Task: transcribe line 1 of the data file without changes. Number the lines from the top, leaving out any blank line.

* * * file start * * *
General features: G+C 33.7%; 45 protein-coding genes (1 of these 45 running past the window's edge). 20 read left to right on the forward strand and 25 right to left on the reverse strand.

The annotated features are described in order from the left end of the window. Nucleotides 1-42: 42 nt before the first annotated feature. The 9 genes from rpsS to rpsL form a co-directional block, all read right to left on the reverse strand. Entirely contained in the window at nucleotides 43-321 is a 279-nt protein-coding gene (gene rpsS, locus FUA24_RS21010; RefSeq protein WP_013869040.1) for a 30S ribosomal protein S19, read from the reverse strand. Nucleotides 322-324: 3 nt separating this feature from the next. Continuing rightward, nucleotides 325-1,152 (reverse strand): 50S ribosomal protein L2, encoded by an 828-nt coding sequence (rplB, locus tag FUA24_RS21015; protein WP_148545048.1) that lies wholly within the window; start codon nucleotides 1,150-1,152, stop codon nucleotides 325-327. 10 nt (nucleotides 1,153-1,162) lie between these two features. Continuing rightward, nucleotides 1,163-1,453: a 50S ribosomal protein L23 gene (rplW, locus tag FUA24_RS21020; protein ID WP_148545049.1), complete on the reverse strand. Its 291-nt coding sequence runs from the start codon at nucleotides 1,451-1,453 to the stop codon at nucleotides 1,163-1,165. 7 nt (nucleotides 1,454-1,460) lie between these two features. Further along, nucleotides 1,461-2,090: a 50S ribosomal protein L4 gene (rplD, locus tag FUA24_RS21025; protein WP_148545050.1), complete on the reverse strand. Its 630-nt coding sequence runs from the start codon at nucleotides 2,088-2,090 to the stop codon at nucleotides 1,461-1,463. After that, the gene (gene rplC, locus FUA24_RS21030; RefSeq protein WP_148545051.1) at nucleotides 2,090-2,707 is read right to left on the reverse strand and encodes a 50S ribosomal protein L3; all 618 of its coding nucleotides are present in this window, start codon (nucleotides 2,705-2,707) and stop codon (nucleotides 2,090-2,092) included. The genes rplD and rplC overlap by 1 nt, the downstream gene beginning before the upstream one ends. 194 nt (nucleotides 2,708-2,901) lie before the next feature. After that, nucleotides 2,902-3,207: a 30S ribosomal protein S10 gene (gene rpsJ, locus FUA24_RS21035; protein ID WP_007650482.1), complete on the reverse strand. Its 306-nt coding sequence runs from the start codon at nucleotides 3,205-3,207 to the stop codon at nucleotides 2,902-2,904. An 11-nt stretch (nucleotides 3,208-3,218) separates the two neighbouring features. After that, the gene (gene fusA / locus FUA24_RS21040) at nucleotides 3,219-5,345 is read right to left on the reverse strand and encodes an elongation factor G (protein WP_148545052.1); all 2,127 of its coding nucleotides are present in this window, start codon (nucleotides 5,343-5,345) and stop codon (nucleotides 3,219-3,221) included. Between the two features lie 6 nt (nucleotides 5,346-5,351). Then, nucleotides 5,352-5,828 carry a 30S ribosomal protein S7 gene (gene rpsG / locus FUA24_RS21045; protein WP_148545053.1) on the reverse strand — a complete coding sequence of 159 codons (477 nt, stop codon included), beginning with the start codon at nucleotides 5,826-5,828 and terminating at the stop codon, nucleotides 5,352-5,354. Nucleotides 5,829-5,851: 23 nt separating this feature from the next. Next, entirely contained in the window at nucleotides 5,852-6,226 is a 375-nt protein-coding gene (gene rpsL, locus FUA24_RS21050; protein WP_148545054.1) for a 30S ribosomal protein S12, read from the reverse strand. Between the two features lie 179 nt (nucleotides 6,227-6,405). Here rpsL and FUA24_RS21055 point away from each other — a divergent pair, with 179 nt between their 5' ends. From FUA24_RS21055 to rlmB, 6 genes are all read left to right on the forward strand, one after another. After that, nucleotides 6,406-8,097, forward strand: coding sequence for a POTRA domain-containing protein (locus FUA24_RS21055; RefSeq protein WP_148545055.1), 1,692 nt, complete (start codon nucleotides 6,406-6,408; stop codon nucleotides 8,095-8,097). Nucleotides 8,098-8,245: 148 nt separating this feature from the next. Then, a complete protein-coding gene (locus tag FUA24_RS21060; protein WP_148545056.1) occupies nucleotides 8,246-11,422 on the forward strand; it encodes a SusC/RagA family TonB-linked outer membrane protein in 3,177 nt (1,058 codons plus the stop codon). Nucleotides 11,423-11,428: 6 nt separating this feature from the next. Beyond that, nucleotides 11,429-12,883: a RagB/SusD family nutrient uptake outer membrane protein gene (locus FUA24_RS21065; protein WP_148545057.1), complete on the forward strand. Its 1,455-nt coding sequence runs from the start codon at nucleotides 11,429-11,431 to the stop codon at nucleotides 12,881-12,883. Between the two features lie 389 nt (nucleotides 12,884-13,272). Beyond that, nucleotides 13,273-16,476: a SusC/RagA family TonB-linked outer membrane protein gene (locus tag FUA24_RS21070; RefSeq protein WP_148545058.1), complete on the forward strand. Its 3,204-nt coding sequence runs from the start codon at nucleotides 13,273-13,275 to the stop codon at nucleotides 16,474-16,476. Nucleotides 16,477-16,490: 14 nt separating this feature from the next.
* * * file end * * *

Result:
General features: G+C 33.7%; 45 protein-coding genes (1 of these 45 running past the window's edge). 20 read left to right on the forward strand and 25 right to left on the reverse strand.